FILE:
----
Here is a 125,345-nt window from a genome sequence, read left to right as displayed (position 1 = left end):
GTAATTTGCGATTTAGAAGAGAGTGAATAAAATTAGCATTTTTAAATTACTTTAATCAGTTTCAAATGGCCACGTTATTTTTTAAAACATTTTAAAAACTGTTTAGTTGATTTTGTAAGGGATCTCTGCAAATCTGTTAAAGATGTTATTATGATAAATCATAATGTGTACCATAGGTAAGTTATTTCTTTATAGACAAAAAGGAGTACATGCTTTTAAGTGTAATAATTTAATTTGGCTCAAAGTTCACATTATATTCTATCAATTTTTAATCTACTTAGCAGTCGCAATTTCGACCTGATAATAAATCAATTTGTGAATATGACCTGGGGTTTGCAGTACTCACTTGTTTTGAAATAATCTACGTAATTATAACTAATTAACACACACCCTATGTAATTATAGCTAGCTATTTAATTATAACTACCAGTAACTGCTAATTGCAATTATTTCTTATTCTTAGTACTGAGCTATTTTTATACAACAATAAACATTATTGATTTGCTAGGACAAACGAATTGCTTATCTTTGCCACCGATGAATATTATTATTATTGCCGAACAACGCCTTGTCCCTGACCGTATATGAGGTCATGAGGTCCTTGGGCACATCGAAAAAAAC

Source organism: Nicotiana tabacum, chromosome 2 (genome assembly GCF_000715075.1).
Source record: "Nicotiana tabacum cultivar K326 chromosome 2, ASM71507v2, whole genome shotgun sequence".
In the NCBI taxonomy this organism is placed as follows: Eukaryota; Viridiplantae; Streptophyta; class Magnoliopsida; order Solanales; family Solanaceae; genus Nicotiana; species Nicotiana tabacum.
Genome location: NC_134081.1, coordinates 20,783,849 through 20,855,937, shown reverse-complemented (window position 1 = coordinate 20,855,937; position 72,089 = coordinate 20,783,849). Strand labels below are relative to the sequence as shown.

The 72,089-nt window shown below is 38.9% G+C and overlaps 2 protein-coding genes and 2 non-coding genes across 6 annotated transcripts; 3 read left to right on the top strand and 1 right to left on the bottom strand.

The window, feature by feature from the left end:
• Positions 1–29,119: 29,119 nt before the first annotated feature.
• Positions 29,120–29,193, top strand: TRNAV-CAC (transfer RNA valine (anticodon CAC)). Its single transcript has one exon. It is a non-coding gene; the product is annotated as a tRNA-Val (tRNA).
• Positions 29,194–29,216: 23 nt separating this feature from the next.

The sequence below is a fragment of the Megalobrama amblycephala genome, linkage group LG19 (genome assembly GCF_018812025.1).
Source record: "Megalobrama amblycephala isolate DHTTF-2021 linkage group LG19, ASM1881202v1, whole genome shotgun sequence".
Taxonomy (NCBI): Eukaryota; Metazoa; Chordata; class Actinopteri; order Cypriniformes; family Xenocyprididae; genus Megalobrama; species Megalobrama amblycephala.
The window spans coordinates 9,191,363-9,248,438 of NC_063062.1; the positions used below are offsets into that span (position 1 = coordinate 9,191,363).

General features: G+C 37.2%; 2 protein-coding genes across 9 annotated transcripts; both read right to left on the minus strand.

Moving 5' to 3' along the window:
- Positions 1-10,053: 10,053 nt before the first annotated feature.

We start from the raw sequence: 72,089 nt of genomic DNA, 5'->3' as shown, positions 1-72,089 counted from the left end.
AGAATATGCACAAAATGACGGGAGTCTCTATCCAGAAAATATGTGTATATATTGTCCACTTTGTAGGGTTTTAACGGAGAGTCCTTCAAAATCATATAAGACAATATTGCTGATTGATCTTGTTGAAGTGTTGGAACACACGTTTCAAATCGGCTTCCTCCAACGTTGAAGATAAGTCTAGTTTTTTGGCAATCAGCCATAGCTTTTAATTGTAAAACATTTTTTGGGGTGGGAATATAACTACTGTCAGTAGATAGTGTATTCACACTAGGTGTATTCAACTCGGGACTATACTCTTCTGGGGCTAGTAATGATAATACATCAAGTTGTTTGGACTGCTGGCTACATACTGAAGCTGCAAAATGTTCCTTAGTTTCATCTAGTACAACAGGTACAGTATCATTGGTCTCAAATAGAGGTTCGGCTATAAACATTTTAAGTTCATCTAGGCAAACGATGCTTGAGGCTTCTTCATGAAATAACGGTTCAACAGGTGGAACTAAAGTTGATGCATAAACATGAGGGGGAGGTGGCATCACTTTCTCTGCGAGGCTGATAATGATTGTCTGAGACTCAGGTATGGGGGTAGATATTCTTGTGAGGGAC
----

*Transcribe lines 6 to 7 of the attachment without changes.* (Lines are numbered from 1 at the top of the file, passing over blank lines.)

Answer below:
Genome location: NC_134081.1, coordinates 20,783,849 through 20,855,937, shown reverse-complemented (window position 1 = coordinate 20,855,937; position 72,089 = coordinate 20,783,849). Strand labels below are relative to the sequence as shown.

The 72,089-nt window shown below is 38.9% G+C and overlaps 2 protein-coding genes and 2 non-coding genes across 6 annotated transcripts; 3 read left to right on the top strand and 1 right to left on the bottom strand.